In the last couple of years, I’ve occasionally wondered whether I’m a methodological individualist. The term carries intensely negative connotations within the areas of sociology in which I spend my time. I’m certainly not an individualist in an ontological sense: I think the social world is made up of many kinds of entities and that we can only understand their composition by recognising their plurality and the stratified relations that obtain between them. I also don’t think we can adequately understand individuals as individuals, in the sense that, to use R.D. Laing’s description, “our relatedness to others is an essential part of our being”. However, as he goes on to say, “any particular person is not a necessary part of our being”: while “I” always exist in relation to a “We”, this does not entail that the identity of the former can be subsumed into the latter. Unless we recognise the independent variability of the “I”, it’s impossible to make sense of the pattern of the development of the “We”: the trajectory “I” take can only be understood in terms of the shifting constellation of constraints and enablements entailed by a “We” that is reconstituted through my actions but nonetheless retains a relative autonomy from me.
In this sense, my approach to studying individuals without being an individualist understands people as temporally extended and always in motion. In other words, I’m concerned with biography. In his account of “actor centred sociology”, Daniel Little talks about the “actor-in-formation”: this is the meta-theoretical function of my notion of personal morphogenesis. I’m suggesting we can best understand the role of the individual within social processes by analysing other social entities in relation to how people change and how people stay the same: personal change and personal stasis then contribute to the reproduction or transformation of other social entities (and in turn engender tendencies towards personal morphogenesis or personal morphostasis etc). This is an argument about biographical microfoundations. This is how Daniel Little describes the notion of microfoundations:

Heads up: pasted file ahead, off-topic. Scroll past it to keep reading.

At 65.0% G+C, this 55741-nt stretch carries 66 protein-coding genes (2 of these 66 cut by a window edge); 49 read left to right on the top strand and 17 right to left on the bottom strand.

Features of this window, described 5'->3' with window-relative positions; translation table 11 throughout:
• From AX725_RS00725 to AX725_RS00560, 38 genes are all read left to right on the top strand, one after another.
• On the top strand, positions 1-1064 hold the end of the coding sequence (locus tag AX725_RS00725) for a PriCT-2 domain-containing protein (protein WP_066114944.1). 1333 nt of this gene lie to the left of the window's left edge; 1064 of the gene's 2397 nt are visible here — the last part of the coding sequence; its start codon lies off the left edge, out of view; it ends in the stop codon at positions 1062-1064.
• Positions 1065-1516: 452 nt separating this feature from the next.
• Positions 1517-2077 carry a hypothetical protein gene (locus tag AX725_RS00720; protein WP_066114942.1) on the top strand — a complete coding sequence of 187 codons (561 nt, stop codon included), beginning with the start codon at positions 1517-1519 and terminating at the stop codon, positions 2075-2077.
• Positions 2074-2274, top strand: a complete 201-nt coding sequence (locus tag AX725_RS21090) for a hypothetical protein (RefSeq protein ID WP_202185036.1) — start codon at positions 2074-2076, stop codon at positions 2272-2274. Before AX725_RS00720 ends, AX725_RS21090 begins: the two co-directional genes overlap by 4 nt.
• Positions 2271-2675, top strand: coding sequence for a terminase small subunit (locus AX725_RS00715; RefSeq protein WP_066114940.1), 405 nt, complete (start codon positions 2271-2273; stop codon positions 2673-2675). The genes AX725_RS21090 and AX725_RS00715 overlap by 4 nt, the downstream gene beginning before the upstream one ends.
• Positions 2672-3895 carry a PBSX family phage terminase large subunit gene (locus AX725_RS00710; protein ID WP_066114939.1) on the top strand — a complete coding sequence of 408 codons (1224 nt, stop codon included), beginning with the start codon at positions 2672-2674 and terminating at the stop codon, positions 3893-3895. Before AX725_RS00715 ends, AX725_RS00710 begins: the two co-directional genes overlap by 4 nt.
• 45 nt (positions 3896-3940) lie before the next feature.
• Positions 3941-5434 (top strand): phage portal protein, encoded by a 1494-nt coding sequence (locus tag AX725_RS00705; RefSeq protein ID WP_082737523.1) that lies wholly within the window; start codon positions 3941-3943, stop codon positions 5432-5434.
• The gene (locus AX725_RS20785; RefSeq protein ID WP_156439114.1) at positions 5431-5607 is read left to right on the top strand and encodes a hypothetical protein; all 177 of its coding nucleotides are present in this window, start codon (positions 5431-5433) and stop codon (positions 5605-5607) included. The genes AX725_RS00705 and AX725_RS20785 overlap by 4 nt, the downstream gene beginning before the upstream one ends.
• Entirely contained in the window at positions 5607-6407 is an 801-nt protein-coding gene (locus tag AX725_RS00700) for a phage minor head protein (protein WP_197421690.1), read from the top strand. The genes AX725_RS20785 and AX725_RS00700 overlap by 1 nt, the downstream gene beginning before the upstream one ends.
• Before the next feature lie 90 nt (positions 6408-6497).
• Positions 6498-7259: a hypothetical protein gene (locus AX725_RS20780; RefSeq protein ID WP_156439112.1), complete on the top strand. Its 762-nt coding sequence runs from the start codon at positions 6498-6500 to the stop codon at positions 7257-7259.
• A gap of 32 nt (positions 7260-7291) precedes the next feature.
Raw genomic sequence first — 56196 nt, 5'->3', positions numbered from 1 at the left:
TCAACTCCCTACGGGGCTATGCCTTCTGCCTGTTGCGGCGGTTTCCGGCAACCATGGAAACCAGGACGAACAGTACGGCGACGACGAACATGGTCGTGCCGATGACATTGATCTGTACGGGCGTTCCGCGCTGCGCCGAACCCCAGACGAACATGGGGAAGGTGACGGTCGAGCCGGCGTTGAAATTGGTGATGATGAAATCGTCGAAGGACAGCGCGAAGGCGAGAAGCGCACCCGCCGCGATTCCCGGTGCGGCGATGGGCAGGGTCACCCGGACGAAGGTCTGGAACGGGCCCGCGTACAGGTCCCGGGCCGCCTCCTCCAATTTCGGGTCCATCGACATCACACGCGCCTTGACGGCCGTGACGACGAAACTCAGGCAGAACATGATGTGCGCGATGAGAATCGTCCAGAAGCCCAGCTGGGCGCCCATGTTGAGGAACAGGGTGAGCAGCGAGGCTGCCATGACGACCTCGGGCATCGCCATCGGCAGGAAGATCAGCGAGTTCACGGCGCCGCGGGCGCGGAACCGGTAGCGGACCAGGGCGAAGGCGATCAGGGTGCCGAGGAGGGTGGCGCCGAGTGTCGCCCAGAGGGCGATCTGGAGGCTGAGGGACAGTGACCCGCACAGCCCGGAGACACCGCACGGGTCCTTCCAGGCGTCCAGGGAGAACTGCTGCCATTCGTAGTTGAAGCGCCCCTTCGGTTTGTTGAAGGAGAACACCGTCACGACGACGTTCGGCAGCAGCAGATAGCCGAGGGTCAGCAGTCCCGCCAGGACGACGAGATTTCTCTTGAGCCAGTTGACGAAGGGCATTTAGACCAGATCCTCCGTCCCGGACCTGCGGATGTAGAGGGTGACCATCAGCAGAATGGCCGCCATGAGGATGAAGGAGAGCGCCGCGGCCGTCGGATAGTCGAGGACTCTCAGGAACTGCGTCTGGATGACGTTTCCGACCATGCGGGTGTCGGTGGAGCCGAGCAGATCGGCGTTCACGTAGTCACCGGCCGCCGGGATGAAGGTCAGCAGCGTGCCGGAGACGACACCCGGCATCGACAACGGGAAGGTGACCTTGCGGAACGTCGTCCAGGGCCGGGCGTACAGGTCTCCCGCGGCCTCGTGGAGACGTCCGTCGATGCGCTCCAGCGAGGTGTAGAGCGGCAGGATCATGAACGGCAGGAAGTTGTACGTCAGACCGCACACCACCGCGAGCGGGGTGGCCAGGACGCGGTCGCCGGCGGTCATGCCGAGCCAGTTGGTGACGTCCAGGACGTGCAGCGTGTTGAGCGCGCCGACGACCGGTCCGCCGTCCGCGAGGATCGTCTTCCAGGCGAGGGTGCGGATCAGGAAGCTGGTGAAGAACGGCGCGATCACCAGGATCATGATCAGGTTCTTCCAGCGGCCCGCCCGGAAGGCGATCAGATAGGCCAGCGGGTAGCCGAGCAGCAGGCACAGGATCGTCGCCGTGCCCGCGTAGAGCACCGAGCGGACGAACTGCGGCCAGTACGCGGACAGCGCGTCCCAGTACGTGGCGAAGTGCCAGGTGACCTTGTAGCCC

This means that sociological theory need to recognize and incorporate the idea that all social facts and structures supervene on the activities and interactions of socially constructed individual actors. It is meta-theoretically improper to bring forward hypotheses about social structures that cannot be appropriately related to the actions and interactions of individuals. Or in other words, it means that claims about social structures require microfoundations.
I think I differ with Little on what it means to say that we have “appropriately related” structure and agency. I also think there are problems with the notion of supervenience – as far as I can see, it locks us into an ‘aggregation dynamics’ view and precludes top-down causation. However I otherwise like this way of thinking. I’m suggesting that a biographical approach orientated to personal change is a useful way in which we can bridge the gap between micro-sociology and macro-sociology. In essence, I’m suggesting that we think in terms of biographical microfoundations and see the social world as constituted through the unfolding of biographies and their entanglement within situated milieux.
At present I’m leaning towards publishing my PhD as individuals papers rather than as a monograph. However these would be a contribution to a long term project, Becoming Who We Are, which will eventually be a monograph. My PhD has left me with an understanding of my project but I don’t feel intellectually capable of writing it yet. I would use the theory of personal morphogenesis developed in my thesis as a basis for (a) a theory of biographical microfoundations (b) a methodology for studying the lifecourse (c) a theory of the actor (d) a framework for actor centred sociology.